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Moleskine dilemma

Yesterday I overheard a middle aged woman lamenting to a friend why something or other was so “excruciatingly middle class”. She did this whilst: 1. Sipping an espresso macchiato in Carluccio’s’ 2. Ostentatiously making notes in her Moleskine notepad.

Yes, that’s right, two utterly middle class affectations indulged simultaneously without the slightest sense of irony. Funny really.

None of which is my immediate concern. I’m a Moleskine user too. Or, more accurately, I’m a Moleskine hoarder. I like them like everyone else because they look purposeful, artistic and handsome.

Two things trouble me though.

One is the Moleskine Effect. For anyone over 25, seeking this is surely pathetic. The idea (I imagine, since every Moleskine comes with a little leaflet listing the various literary and artistic gods who have ‘carried’ one), is that when you casually slip a Moleskine from your battered satchel and ponder it thoughtfully over an espresso, other sippers will imagine you’re a latter-day Chatwin or Hemingway.

Second is the difficulty I seem to have in actually using a Moleskine. I buy a normal notepad or sketchbook; I start scribbling away. But the Moleskine sits there with its lovely wrapper and explanatory leaflet (Classic Hard Cover, built-in elastic closure, cloth ribbon placeholder, expandable accordion pocket for holding tickets, notes and clippings) demanding that you fill its first page with something much more profound than ‘Things to get at Homebase’, or a five minute sketch of next door’s conservatory (done at a recent low point of artistic stimulus). It calls out for something Chatwin- or Picasso-esque.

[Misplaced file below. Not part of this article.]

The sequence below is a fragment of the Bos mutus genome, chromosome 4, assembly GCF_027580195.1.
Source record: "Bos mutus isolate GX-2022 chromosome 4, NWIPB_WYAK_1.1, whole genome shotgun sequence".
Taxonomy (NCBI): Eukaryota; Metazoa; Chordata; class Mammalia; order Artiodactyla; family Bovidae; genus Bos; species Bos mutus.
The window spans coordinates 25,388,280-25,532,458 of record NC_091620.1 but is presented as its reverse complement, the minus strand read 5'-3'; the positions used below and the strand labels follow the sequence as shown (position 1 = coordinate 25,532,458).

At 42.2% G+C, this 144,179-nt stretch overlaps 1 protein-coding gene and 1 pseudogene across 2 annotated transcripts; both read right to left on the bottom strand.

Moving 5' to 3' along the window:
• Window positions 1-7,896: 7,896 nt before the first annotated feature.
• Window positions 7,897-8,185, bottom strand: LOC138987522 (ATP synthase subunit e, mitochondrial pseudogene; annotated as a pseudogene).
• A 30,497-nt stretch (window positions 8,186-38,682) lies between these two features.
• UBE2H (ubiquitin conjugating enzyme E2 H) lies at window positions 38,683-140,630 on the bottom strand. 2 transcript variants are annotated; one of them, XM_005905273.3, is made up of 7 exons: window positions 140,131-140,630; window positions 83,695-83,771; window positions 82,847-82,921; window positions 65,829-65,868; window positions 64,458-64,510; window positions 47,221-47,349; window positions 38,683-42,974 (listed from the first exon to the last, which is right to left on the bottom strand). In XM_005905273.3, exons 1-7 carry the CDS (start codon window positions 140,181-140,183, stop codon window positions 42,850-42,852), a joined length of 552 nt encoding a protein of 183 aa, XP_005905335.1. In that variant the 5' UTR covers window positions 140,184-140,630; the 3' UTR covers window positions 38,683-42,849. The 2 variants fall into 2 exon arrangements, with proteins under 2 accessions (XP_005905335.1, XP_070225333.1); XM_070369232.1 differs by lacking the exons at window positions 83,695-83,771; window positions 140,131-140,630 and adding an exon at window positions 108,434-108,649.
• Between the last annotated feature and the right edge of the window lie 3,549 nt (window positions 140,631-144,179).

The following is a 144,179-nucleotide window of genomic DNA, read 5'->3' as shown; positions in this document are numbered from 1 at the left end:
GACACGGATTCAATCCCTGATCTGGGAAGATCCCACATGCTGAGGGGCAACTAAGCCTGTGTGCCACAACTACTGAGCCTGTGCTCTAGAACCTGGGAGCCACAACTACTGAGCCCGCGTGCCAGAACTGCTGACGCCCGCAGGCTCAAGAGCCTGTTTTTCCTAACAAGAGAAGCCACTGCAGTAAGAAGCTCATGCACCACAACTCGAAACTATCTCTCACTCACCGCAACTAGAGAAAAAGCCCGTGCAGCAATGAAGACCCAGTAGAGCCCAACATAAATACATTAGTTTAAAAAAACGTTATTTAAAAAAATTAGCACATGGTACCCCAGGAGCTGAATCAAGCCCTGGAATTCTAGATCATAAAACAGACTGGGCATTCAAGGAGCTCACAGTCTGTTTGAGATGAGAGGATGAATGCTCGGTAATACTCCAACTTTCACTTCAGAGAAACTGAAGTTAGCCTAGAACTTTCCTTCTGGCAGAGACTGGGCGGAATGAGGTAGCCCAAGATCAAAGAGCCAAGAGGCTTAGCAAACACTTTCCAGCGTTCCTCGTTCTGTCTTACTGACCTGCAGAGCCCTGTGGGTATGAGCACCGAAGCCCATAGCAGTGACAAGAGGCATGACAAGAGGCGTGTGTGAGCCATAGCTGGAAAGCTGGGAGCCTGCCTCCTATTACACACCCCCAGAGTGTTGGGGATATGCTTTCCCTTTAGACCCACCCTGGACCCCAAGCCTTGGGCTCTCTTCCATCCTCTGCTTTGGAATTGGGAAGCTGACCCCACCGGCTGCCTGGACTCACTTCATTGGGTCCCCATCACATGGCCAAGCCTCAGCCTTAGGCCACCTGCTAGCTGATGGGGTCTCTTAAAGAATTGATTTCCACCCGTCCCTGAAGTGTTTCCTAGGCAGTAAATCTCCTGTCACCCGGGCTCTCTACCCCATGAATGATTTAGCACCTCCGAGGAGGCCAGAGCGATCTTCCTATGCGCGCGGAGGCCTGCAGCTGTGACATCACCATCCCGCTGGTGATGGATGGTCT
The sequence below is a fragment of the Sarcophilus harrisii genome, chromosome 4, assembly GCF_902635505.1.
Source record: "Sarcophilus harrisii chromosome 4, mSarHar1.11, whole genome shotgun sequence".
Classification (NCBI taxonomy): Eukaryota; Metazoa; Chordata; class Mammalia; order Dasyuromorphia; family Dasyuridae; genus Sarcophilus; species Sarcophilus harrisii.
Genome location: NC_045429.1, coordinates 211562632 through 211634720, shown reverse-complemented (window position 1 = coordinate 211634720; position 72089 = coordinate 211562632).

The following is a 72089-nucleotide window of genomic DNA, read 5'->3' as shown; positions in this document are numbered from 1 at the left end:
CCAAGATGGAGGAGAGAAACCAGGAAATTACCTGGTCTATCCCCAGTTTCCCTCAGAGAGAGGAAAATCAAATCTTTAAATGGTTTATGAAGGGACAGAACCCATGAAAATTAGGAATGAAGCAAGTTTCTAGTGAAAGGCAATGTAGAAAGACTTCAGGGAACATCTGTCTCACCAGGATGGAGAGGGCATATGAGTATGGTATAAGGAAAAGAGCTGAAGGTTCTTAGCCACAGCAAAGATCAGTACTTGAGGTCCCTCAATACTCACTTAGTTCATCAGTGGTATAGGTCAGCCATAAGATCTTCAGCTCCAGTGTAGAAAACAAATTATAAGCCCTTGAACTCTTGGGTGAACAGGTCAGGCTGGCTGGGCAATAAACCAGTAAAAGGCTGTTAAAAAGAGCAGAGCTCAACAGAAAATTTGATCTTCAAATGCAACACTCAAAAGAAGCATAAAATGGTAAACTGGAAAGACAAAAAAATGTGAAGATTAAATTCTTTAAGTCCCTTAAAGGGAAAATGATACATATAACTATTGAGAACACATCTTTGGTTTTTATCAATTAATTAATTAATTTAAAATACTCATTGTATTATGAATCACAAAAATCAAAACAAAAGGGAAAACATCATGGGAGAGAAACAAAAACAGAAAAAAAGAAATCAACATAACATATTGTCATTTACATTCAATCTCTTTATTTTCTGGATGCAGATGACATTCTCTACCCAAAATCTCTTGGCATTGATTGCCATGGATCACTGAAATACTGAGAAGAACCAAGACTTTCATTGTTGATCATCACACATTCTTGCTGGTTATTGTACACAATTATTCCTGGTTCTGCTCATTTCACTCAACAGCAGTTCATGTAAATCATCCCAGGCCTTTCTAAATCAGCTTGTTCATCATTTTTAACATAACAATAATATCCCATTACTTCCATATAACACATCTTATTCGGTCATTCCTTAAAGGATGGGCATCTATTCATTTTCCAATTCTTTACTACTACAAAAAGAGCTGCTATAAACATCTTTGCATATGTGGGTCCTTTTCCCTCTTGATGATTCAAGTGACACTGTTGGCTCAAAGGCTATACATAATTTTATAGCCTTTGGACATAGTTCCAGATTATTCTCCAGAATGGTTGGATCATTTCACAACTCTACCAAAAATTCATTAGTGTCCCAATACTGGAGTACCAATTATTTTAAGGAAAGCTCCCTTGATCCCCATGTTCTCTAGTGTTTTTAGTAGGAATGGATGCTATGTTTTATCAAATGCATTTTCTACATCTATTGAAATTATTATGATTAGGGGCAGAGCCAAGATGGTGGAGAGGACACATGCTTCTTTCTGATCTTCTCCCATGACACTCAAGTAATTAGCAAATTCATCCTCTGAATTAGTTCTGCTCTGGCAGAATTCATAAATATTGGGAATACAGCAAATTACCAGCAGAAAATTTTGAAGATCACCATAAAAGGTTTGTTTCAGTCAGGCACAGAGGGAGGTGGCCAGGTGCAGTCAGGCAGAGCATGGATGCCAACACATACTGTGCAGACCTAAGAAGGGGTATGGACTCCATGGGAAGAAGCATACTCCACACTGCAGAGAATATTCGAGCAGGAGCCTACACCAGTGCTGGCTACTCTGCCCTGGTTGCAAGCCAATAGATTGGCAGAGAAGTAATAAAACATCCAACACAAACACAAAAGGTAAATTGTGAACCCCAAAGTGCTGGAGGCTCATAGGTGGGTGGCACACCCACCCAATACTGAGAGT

Hence the growing pile of pristine Classics, Volants and Cahiers.

When I do self-consciously get a Moleskine underway the jottings peter out a few pages in. I know I’m going to have persevere, not least because there is a considerable investment tied up in these unused Moleskines (Father’s Day, Christmas and birthdays will bring more).

So the other morning I went out into the garden and told myself “to hell if I write something trite or ruin my new Moleskin with a crap drawing”. I sat down on our bench and drew next door’s conservatory and our lap-larch fence. It was crap and I knew it. I picked up my latest Moleskine and went back inside feeling just that bit more more artistically defeated.

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